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Is Colorado The Next Florida?

By David Paul Kuhn, Chief Political Writer

Who wins the White House may depend on an upcoming ballot initiative in Colorado. If passed, the Nov. 2 measure would split the state's electoral votes instead of awarding them on a winner-take-all basis, which could swing the election to Democratic candidate John Kerry.

If the initiative had been in place in 2000, Al Gore would be president today. If it passes on Election Day 2004, it takes effect immediately. And in a presidential race expected to be another photo finish, as Colorado goes, so could the nation.

Maine and Nebraska partially divide their electoral votes based on state totals and winners in congressional districts. But Colorado would split all its electoral votes, based solely on the popular vote.

If Amendment 36 passes, the Rocky Mountain State's nine electoral votes will likely be divided five for President Bush and four for Kerry, according to current polling.

In 2000, Mr. Bush won Colorado 51 to 42 percent, which under the math of Amendment 36, would have meant three electoral votes for Gore. Subtract those three from Mr. Bush's total of 271 and add to Gore's total of 266, and the election would have gone to the Democrats. (The allotment is three because Colorado had eight electoral votes in 2000.)

The Electoral College was originally crafted as a compromise between constitutional framers who favored Congress electing the president and others who preferred an election by popular vote. It was intended, in part, to hedge concerns that Americans would instinctively support their region's "favorite son" instead of looking to a national candidate.

There are three instances in U.S. history where candidates have lost the popular vote but won the presidency through the Electoral College, most recently, George W. Bush in 2000.

Rick Ridder doesn't want it to happen a fourth time. A Denver-based Democratic consultant, Ridder led the effort to get Amendment 36 on the Colorado ballot.

"I think it is a first step to reforming the Electoral College," Ridder says, adding that, "ultimately this is about making sure every voice is heard."

Detractors point out that the founding fathers' concern that the electorate would not be sufficiently informed to avoid defaulting to local candidates has been offset by the far reach of national news and political advertising.

Proponents argue that the Electoral College insures that the president represents the broad array of states and not simply localities with high populations.

To be sure, if the Electoral College were abolished President Bush would be campaigning in California more often than Colorado. But Mr. Bush wasn't in Los Angeles on Monday; he was holding rallies in Denver and Morrison, Colorado.

Colorado Gov. Bill Owens, a Republican, argues that if Amendment 36 passes the state's pertinence in future presidential campaigns would be reduced.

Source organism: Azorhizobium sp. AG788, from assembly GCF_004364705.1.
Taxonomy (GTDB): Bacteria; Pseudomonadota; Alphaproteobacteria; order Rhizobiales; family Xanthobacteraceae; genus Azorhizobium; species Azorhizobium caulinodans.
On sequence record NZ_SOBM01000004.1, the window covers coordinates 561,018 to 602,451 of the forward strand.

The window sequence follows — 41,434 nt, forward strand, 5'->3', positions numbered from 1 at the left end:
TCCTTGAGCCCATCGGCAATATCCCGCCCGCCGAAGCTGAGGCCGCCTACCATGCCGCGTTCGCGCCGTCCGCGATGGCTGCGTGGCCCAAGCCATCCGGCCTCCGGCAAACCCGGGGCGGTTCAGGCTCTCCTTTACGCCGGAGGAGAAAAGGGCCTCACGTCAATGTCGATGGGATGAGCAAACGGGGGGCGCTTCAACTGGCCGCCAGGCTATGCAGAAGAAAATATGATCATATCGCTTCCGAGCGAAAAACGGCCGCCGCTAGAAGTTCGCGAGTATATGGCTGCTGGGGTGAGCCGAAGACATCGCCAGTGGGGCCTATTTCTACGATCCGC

"For us to go from having nine electoral votes to having one electoral vote in the vast majority of presidential elections would diminish our ability compared to other states substantially," Owens told the Rocky Mountain News.

The Denver Post agrees. In an editorial published Sunday, the newspaper wrote that, "Amendment 36 presents a tempting blueprint for making presidential elections a more modern and more equitable process." But, it continued, "Colorado has nothing to gain and much to lose by being the one state that splits the statewide vote for president."

Republicans outnumber Democrats in Colorado, as well as nonaligned voters. The GOP won the last two presidential races there, and likely would have won in 1992 if independent candidate Ross Perot had not been on the ballot.

Today, though the state still leans Republican, Kerry remains a viable candidate. The two most recent polls in Colorado are a mixed bag: the Mason-Dixon poll shows Mr. Bush ahead by 9 points while the CNN/USA Today/Gallup shows a dead heat.

Polls gauging Amendment 36's chances in Colorado show the measure narrowly favored. If it passes, legal challenges in the ensuing days are virtually assured.

Among Colorado politicians, support is mostly split along party lines; Democrats favor it because the state is likely to go for President Bush, while Republicans oppose it. Both sides have well-funded surrogate groups representing their positions.

In Maine and Nebraska, the two states that currently divide their electoral votes, the statewide winner automatically gets two votes and the rest are allocated to the candidate who wins each congressional district.

Neither state has ever split its votes. Polling suggests that this year Nebraska's five electoral votes will again go to Mr. Bush. Three of Maine's four votes are expected to go to Kerry, but the remaining vote may be up for grabs.

"We already see that candidates are fighting over one electoral vote in Maine," Ridder says.

Indeed, both President Bush and Sen. Kerry are currently vying for the one electoral vote that goes to the winner of Maine's 2nd congressional district.

In a nail-bitter of an election, one electoral vote matters. And the potential that Colorado could give four to the state's loser has both national parties paying attention.

By David Paul Kuhn

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